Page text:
Navigate to [Volumes] / [iSCSI Targets] and proceed to add five iSCSI targets with following names (system will suggest default names that you will change, it is only a matter of aesthetics). The names will be as below:

We are not going to change any settings for our targets (leave all defaults).
Select first target and click “Change” (this is going to affect sub-tabs on this page). Click on “LUN Mapping” sub-tab. You will see this (look at it for a while and it will make sense):

If you did not guess yet, you will have to click on “Map” button thus linking LUN “/dev/rac1/racdb-crs” with iSCSI target “”.
After that proceed to “Network ACL” sub-tab and grant our RAC nodes the access to this target as below:

The last sub-tab – “CHAP”  is not relevant.

Now go to first sub-tab and select next target, then link it with appropriate LUN and grant access. Repeat this process until you linked them all.  At this point we are done with Openfiler.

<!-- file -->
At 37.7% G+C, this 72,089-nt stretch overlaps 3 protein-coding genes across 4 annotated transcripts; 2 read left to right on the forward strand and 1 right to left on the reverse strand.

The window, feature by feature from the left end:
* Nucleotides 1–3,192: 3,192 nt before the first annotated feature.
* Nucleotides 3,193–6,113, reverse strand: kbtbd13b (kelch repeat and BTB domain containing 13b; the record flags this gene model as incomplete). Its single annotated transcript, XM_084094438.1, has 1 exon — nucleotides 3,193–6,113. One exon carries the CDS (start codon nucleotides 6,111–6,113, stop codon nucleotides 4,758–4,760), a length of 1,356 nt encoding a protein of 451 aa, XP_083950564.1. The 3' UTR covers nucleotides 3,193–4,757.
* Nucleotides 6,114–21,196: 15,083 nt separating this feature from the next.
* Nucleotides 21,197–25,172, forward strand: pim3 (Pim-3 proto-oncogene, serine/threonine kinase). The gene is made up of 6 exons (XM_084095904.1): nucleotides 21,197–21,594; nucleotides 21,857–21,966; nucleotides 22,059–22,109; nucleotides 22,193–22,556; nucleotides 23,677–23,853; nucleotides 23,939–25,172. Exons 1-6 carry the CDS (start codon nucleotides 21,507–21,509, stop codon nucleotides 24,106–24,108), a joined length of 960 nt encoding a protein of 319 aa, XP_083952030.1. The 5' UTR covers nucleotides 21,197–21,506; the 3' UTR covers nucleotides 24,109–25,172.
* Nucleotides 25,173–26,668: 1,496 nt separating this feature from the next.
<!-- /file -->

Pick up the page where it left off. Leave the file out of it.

I am sending special thanks to Jeffrey Hunter, whose article was guiding me through this setup so far.

Next chapter.



  1. Hi

    First of all would like to thank and congratulate you for the great job done and the efforts taken for putting all this info.

    Its great help … Thanks


    Comment by Diogo Fernandes — August 15, 2010 @ 16:13

    • I have posted a “correction – eth0 and eth1 show reversed. eth0 should be on and eth1 on”

      Sorry for confusion. Later on I will replace the image. The hosts file is correct though.

      Comment by oraclelabs — February 15, 2011 @ 14:15

  2. openfiler (2.3 and 2.99) seems to have an issue with dashes in volume-names. Created them as racdb1 racdb2 to actually be able to use them.

    Comment by jj — February 18, 2013 @ 18:40